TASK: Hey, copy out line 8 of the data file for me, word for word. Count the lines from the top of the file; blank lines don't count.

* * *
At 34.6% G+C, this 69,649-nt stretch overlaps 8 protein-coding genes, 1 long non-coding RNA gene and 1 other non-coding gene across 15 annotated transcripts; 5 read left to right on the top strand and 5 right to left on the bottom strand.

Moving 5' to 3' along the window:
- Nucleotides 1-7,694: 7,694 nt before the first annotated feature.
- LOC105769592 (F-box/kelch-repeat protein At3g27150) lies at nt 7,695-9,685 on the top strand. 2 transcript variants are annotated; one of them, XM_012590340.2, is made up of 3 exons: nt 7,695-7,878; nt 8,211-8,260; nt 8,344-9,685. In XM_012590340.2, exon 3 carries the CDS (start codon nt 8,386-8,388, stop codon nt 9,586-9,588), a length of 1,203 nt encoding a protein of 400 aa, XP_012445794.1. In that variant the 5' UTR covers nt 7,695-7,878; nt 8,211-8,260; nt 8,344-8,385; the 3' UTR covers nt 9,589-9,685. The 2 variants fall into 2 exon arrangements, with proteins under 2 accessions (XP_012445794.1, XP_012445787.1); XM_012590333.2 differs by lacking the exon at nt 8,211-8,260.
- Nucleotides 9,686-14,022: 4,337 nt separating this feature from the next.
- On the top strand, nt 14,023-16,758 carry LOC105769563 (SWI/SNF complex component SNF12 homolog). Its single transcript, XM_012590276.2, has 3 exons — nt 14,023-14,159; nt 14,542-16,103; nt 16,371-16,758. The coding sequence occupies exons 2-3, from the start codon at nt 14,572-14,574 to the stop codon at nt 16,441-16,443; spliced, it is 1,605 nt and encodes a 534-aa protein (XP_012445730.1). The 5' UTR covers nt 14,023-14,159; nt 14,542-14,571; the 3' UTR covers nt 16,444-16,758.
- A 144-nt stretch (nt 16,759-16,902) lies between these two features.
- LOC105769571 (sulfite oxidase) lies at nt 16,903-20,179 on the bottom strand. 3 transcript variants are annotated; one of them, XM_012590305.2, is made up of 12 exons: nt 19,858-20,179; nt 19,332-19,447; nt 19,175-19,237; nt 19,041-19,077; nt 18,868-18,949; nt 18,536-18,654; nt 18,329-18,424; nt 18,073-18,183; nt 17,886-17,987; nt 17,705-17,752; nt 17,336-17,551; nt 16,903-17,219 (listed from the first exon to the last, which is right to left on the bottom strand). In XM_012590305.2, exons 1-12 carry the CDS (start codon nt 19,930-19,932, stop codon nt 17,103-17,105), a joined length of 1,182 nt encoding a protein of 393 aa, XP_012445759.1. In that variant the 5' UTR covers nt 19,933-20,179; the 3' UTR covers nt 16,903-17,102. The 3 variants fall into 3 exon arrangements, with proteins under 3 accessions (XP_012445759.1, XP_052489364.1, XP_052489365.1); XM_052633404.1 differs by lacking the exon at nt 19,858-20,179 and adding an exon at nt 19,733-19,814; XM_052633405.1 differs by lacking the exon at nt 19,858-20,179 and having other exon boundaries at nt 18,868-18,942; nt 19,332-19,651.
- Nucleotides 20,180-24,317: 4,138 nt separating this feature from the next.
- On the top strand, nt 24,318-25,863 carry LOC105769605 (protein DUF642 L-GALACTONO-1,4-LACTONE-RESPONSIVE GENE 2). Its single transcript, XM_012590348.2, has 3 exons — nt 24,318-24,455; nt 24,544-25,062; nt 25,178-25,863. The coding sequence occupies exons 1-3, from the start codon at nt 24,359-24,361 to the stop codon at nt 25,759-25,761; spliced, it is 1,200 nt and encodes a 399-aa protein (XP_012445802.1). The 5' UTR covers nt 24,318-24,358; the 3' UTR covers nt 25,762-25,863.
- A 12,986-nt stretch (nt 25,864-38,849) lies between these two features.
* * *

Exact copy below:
- LOC105769571 (sulfite oxidase) lies at nt 16,903-20,179 on the bottom strand. 3 transcript variants are annotated; one of them, XM_012590305.2, is made up of 12 exons: nt 19,858-20,179; nt 19,332-19,447; nt 19,175-19,237; nt 19,041-19,077; nt 18,868-18,949; nt 18,536-18,654; nt 18,329-18,424; nt 18,073-18,183; nt 17,886-17,987; nt 17,705-17,752; nt 17,336-17,551; nt 16,903-17,219 (listed from the first exon to the last, which is right to left on the bottom strand). In XM_012590305.2, exons 1-12 carry the CDS (start codon nt 19,930-19,932, stop codon nt 17,103-17,105), a joined length of 1,182 nt encoding a protein of 393 aa, XP_012445759.1. In that variant the 5' UTR covers nt 19,933-20,179; the 3' UTR covers nt 16,903-17,102. The 3 variants fall into 3 exon arrangements, with proteins under 3 accessions (XP_012445759.1, XP_052489364.1, XP_052489365.1); XM_052633404.1 differs by lacking the exon at nt 19,858-20,179 and adding an exon at nt 19,733-19,814; XM_052633405.1 differs by lacking the exon at nt 19,858-20,179 and having other exon boundaries at nt 18,868-18,942; nt 19,332-19,651.